February 18, 2021

The following is republished with the permission of the Association of National Advertisers. Find this and similar articles on ANA Newsstand.

By John Wolfe

While content marketing is unmistakably on the rise among advertisers, it’s also causing a conundrum. Marketers love the discipline, even though they’re not sure how well it works and how much it adds to the bottom line.

It’s a paradox sparking a good deal of chatter among CMOs and marketers.

The discrepancy emerged in an ANA study conducted in partnership with The Content Council, titled “Growth and Opportunities in Content Marketing.”

The study, released last summer, defines content marketing as “the discipline of creating content, on behalf of a brand, designed with the specific strategy of influencing the intended target audience to drive quantifiable profitable results.” It includes 126 responses, of which 90 percent were from client-side marketers, with the remaining 10 percent coming from academia, nonprofits, and associations.

According to the study, spending on content marketing during a two-year period showed a 73 percent average budget increase. Spending is expected to grow 42 percent this year.

However, it also shows that almost 60 percent of respondents have reservations about a lack of actionable insights derived from current tracking methods in determining the effectiveness of content marketing. Asked which aspects of content marketing were the most frustrating, the top three responses cited were proving ROI, improving attribution, and overall measurement.

Industry observers say there are several reasons for the schism and maintain that it’s not as serious an issue as the study might suggest.

Lack of Insight

Jacqueline Loch, EVP of customer innovation at SJC Content and recent past chair of The Content Council, says content marketing and integrated advertising campaigns share the same challenge: how to measure effectiveness and ROI. “The challenge lies in a combination of areas,” she says. “These include too many platforms and too much data, as well as a lack of overall insights that come out of that data.”

Loch says any program that encompasses multiple media platforms will produce a deluge of campaign data and analytics, but that data will not necessarily provide actionable insights.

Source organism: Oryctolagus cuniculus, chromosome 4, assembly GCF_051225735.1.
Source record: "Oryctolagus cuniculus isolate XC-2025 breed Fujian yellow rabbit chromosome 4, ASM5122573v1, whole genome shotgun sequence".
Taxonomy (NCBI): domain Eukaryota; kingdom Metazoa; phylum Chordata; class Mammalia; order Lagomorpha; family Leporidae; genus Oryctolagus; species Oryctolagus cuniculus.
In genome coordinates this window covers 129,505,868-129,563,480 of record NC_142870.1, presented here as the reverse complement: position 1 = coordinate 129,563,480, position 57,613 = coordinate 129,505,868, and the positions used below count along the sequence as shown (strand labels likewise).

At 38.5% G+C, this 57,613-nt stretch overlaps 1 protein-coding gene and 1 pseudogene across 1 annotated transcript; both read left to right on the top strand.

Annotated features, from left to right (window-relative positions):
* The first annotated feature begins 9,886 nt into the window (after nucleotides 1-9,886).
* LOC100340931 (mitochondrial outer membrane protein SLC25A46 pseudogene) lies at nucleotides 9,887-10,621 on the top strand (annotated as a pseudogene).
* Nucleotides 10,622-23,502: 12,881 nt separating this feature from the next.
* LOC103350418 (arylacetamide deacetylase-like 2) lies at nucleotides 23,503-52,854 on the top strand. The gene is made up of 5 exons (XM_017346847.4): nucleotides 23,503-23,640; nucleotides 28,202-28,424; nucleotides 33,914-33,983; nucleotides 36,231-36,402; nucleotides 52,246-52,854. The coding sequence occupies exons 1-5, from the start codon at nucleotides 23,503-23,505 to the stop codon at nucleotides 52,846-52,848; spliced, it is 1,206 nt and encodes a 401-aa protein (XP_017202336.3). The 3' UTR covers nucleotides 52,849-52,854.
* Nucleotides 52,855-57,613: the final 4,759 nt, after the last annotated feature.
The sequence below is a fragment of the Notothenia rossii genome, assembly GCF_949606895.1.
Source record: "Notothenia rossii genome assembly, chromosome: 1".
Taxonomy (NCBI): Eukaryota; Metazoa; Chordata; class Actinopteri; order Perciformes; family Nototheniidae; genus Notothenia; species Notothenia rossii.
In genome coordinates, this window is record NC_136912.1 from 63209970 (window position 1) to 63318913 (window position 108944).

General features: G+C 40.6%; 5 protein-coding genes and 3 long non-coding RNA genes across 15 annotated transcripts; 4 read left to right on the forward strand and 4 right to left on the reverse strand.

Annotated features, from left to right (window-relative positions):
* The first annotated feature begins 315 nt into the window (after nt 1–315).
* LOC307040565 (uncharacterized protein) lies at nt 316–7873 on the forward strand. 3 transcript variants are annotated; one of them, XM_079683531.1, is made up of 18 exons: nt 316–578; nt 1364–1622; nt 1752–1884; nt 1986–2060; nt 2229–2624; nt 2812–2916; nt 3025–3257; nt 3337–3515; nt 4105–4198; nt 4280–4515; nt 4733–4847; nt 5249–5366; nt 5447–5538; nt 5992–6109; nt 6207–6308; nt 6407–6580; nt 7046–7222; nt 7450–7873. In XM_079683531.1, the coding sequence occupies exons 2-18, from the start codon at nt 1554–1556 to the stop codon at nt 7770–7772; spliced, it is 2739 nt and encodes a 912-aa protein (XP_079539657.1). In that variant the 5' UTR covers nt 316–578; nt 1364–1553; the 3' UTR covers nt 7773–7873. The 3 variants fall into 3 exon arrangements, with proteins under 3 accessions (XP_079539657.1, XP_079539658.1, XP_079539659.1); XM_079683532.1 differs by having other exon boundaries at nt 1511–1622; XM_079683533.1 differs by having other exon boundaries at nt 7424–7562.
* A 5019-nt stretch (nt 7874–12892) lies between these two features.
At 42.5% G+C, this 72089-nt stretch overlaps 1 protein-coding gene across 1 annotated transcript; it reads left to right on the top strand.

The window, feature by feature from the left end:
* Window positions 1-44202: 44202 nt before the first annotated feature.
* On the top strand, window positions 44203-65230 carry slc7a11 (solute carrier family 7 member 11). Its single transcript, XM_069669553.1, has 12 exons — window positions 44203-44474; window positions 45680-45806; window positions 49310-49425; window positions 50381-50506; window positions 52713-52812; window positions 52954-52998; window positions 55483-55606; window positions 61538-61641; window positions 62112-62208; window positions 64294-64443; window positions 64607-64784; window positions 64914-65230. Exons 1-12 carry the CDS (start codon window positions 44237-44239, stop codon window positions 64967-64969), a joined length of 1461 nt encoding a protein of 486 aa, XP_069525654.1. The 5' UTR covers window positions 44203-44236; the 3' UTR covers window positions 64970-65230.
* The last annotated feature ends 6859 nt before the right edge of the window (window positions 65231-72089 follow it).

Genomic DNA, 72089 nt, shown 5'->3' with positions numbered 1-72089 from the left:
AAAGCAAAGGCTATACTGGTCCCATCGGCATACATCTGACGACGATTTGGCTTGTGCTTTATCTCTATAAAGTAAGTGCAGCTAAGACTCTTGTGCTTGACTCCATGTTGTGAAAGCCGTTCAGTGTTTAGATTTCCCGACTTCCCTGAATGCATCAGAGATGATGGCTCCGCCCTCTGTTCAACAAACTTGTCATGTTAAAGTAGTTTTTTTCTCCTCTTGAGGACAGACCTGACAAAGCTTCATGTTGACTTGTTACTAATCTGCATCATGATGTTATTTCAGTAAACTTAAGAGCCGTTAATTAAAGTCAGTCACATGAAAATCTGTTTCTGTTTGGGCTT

Still, Loch says the disconnect presents new opportunities for marketers. “What we are seeing is the shift in content marketing from being solely used for top-of-funnel marketing to content being used by brands in new and evolving ways,” she says. “One example of this is direct-to-consumer (DTC) e-commerce, where content is being directly used to drive sales conversion.”

Paul Tsigrikes, head of marketing and general manager of The Trust at The Wall Street Journal and Barron’s Group, agrees, and says that content marketing has become an integral part of the marketing mix for both consumer and B2B brands.

Indeed, the ANA study shows that respondents’ commitment to content marketing has grown substantially in the past two years, with 52 percent indicating a “strong commitment” — double the figure from two years prior (26 percent). Content marketing also commands a substantial portion (18 percent) of overall marketing budgets.

“The increase is driven by a need to communicate in innovative ways with both current customers and prospects,” says Tsigrikes, who previously served as VP of marketing and branded content at The Washington Post. “Content marketing enables brands to tell complex stories far better than most other communication options today. Clearly, there are enough insights into ROI that brands are doubling down on investments.”

Fueling the Customer Journey

Loch stresses that despite the survey results, numerous metrics for content marketing already exist. “There are also several ways to measure ROI, and a large part of that equation lies in the cost of production of content assets and their longevity and agility versus the cost of production of traditional campaign creative assets for broadcast, print, radio, and digital.”